How 5c helped meter thief beat charges worth $167k
A PARKING meter bandit has beaten scores of theft charges worth $167,000 thanks to a humble 5c coin.
Slavko Kalic was caught red-handed stealing from city meters and depositing thousands of coins at the bank.
The unusual deposits sparked an investigation that placed him under surveillance in a sting operation, during which he made hundreds of trips to his bank.
But prosecutors at Melbourne Magistrates Court on Thursday dropped more than 50 theft charges.
The reason, the court heard, was simple: parking meters don't accept 5c pieces.
His lawyer, George Balot, said prosecutors had to reconsider the evidence and had agreed any charge concerning a deposit ending in a 5c denomination would be dropped.
Kalic argued any of the deposits ending in 5c were legitimate transactions from an amusement game company he ran, and could not have been from the parking meters.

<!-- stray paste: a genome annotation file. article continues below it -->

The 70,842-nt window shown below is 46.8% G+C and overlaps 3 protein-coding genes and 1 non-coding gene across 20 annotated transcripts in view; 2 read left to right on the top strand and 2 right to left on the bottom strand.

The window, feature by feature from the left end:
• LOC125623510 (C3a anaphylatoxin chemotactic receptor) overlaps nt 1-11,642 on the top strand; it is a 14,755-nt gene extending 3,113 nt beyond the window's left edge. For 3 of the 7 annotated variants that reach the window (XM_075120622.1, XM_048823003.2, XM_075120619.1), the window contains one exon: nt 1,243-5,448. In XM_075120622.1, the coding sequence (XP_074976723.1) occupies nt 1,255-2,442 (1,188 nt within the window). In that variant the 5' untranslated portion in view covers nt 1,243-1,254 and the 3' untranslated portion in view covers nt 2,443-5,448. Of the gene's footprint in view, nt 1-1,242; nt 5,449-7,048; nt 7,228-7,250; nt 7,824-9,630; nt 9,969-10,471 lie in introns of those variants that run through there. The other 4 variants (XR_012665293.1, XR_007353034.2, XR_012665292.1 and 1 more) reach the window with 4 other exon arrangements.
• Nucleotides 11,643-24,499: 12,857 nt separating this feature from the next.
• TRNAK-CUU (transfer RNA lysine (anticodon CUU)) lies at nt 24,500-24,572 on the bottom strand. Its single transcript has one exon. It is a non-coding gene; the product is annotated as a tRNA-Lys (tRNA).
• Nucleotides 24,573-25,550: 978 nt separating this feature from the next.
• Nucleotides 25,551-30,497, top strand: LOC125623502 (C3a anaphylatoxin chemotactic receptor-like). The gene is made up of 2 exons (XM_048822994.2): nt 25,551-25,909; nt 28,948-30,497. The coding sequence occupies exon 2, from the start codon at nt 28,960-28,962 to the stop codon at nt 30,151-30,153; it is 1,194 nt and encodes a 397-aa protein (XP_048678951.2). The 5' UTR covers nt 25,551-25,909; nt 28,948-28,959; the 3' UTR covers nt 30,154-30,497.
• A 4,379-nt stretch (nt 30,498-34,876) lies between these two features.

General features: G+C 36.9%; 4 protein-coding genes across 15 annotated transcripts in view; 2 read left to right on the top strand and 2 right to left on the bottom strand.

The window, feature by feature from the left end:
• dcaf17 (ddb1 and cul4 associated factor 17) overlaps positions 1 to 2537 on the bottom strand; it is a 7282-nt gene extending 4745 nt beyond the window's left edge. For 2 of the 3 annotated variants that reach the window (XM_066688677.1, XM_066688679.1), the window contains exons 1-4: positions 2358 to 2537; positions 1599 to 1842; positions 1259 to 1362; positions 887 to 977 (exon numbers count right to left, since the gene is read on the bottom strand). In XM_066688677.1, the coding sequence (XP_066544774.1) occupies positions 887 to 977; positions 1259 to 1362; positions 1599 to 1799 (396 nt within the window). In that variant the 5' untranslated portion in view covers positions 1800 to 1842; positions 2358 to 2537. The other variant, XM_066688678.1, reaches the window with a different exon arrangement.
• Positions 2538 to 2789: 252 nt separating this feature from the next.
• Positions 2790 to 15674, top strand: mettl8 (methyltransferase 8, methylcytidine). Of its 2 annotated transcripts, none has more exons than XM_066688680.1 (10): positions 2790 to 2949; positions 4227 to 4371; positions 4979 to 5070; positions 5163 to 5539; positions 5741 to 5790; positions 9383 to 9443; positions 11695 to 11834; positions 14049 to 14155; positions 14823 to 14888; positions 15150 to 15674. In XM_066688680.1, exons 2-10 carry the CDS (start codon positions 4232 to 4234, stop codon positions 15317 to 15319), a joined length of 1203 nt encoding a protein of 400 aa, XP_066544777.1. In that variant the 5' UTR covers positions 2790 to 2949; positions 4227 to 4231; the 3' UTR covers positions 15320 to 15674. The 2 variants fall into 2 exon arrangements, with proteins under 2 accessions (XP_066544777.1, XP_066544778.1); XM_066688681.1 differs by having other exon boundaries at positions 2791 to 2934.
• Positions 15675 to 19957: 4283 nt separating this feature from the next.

After those charges were dropped, Kalic pleaded guilty to 218 charges of theft totalling $172,000 and two charges of dealing with property suspected to be the proceeds of crime.
It is not known how much was actually stolen during Kalic's six-year crime spree, with no way of knowing what was taken from each meter.
Kalic was carrying out maintenance and repair works on meters for the City of Melbourne council-run company Citywide when he was arrested last November.
He was not authorised to access the coin cash boxes that could each hold more than $1000 in gold coins.
Citywide started an internal investigation after some parking meters were found to have much less cash than expected.
Surveillance carried out between September and November caught Kalic removing cashboxes and emptying them into a work van.
He opened a bank account in 2011 and marked the first transfer as "coin collection".
Kalic made more than 200 trips to the bank, depositing thousands of coins at a time, before his amateur scam was uncovered.
On some days he made multiple trips, depositing up to $3000 at a time.
Meters near the Royal Children's Hospital and the Shrine of Remembrance were among those to have been emptied of gold coins.
Kalic made partial admissions to police after his arrest and a subsequent search of his home and work car found more than $2000 in coins.
Kalic will next appear at the County Court for a pre-sentence hearing in March.